Perhaps the best part is that I still think about the class and the principles it taught me… now that I am learning to program. This is the poem written about Python by one of the language’s core developers:

The Zen of Python, by Tim Peters

Beautiful is better than ugly.

Explicit is better than implicit.

Simple is better than complex.

Complex is better than complicated.

Flat is better than nested.

Sparse is better than dense.

Readability counts.

Special cases aren't special enough to break the rules.

Although practicality beats purity.

Errors should never pass silently.

Unless explicitly silenced.

In the face of ambiguity, refuse the temptation to guess.

There should be one-- and preferably only one --obvious way to do it.

Although that way may not be obvious at first unless you're Dutch.

Now is better than never.

Although never is often better than *right* now.

If the implementation is hard to explain, it's a bad idea.

If the implementation is easy to explain, it may be a good idea.

Namespaces are one honking great idea -- let's do more of those!

Apart from the very code specific pieces… this sounds a lot like the principles we used in Ehrgood’s English course.

The same principles matter beyond English papers — I think about them when I am writing emails, explaining my research in a presentation and now programming. I am a huge advocate for clear, concise language. I’m not perfect with it; it’s something that I am constantly learning to do better.

Especially in a city where no one has time to read through overly wordy, imprecise project proposals or emails. New York is an interesting city. Words are thrown around to make projects, jobs, events, and places seems more appealing than they are in real time experience. Marketing language argues that more is better. Brighter words, more description, over the top compliments…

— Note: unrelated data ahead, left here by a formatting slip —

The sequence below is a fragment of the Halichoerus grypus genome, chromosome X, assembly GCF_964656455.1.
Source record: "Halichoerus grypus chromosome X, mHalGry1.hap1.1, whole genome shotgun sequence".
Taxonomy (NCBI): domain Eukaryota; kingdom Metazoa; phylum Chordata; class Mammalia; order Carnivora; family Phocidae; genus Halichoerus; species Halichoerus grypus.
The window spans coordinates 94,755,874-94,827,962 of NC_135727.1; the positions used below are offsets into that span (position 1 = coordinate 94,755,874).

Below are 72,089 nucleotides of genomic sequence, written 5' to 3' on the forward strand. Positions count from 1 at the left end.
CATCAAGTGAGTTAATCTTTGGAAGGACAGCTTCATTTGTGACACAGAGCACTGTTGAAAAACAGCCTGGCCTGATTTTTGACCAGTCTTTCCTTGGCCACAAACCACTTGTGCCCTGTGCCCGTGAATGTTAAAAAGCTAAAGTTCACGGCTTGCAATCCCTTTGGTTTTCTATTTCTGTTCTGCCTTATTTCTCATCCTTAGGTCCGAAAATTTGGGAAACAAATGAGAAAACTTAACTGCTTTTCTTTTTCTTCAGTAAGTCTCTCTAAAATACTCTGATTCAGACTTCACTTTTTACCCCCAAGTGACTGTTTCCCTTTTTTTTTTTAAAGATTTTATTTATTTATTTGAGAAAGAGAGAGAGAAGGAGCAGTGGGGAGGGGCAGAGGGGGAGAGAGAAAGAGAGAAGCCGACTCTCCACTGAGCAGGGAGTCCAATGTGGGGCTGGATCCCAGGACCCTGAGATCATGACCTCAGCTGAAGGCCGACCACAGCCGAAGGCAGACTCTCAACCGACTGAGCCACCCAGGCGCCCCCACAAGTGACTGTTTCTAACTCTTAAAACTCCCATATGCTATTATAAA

But I’d rather be loud and clear.        

Reforming Health Education Through Community

[Originally posted on the Feast on Good Blog]

Community Health Blog post imageimage via

Typical health class models are changing and growing through community input. Cities across the country are promoting social and community reform through health classes that go beyond the basics and help students make informed decisions about their lifestyles.

At first, local governments tried to address the need for health education. Every state in the United States has a different way of handling or recommending health education programs in public schools. Some states, like California, have specific guidelines for the topics that must be covered and when they are to be taught in schools, for example, HIV/AIDS prevention instructions between 7-12th grade and parenting education in 7th or 8th grade. Others are much less strict about the material and expected outcomes.

State funded health education programs are also facing major budget cuts. For some, health education in school is the first time they learn about nutrition, mental health, and negotiating healthy relationships with future partners.